Disappointed with the path taken by the film industry, the director of Taxi Driver and The Freedmen regrets that the public is reduced to consumers and that we lose sight of art.
After Marvel, Martin Scorcese tackles Netflix, Amazon and others. In a tribune tribute to Fellini, published in the Harper’s Magazine , the director took the opportunity to take stock of the film industry and the growing role of streaming platforms. A change regretted by the filmmaker, scalded in particular by the use of the word “content»To designate the productions put online.
“Fifteen years ago, the term “content” was only heard when people seriously discussed cinema, and it was contrasted and measured against “form”. Then gradually it was used more and more by the people who took over the media, most of whom knew nothing about the history of the art form or even cared enough about it to think that they should do it, he regrets. “Content” has become a commercial term for all moving images: a David Lean movie, a cat video, a Super Bowl commercial, a superhero saga, a serial episode. It was of course related not to the movie experience but to home viewing, on streaming platforms that came to overtake the movie experience, just as Amazon overtook physical stores.“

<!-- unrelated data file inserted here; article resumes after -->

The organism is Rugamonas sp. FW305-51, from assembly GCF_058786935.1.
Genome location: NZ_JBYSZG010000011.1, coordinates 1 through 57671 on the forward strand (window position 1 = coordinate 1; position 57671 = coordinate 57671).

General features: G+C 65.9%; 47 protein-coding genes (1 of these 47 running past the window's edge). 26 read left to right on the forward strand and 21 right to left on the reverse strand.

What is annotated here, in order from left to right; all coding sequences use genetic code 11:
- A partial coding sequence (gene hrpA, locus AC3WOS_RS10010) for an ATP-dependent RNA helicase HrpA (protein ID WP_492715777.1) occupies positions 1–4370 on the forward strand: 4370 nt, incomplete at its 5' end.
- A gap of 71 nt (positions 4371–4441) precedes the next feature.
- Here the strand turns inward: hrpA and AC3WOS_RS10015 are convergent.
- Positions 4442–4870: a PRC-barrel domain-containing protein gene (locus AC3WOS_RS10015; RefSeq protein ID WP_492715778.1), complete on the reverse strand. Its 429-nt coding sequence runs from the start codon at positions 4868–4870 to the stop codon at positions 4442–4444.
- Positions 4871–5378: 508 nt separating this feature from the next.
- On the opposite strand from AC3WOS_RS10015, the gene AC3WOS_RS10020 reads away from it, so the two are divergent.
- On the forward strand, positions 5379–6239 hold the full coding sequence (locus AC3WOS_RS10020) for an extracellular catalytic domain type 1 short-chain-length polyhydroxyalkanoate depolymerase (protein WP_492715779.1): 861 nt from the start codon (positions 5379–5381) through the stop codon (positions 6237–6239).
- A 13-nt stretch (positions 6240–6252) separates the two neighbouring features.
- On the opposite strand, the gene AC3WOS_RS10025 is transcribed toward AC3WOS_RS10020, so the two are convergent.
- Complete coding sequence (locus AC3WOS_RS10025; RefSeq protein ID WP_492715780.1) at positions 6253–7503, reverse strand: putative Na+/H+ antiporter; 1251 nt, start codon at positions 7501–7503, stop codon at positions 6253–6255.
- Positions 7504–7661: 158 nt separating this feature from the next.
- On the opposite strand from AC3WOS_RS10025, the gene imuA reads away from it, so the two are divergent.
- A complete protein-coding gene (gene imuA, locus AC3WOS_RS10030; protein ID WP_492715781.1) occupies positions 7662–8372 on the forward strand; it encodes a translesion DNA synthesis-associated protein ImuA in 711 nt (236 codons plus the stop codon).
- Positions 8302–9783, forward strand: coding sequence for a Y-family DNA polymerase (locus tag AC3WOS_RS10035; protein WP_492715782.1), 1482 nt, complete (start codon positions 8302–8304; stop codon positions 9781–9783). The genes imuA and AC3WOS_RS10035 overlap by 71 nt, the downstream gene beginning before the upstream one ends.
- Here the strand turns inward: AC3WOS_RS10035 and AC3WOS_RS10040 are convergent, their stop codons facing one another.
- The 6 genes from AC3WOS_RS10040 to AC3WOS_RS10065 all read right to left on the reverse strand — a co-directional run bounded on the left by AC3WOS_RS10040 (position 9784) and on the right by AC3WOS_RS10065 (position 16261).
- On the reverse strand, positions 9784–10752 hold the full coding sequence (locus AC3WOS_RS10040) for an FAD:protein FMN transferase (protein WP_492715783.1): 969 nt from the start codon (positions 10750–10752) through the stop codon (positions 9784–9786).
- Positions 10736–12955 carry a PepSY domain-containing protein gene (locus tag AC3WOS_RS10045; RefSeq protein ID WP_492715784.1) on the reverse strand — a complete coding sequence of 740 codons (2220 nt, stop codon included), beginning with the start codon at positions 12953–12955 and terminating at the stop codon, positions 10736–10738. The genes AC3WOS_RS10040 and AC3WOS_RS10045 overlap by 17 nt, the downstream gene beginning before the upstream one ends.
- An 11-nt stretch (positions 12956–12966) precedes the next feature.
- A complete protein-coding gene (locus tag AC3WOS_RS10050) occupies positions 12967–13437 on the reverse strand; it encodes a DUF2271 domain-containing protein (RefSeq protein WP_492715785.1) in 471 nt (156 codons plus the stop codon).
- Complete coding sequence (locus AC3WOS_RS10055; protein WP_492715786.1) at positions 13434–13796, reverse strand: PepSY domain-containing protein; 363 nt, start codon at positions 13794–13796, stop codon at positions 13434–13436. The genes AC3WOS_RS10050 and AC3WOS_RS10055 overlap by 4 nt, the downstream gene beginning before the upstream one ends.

The position of the director may surprise: his latest film The irishman is for example directly released exclusively on Netflix. But Scorcese explains it. “On the one hand, it was good for the filmmakers, myself included. On the other hand, it has created a situation where everything is presented to the viewer on an equal footing, which looks democratic but is not.», Explains the man behind Taxi Driver. “If the following viewing is “suggested” by algorithms which examine what you have already seen; suggestions depend only on subject or genre; what relationship with the art of cinema? Algorithms, by definition, are based on calculations that treat the viewer as a consumer and nothing else.“
The next film from the 77-year-old director, Killers of the Flower Moon, was nevertheless produced by Apple, via its Apple TV + streaming platform. If a theatrical release is planned, it will then be available on the service of the Californian giant. A sad irony.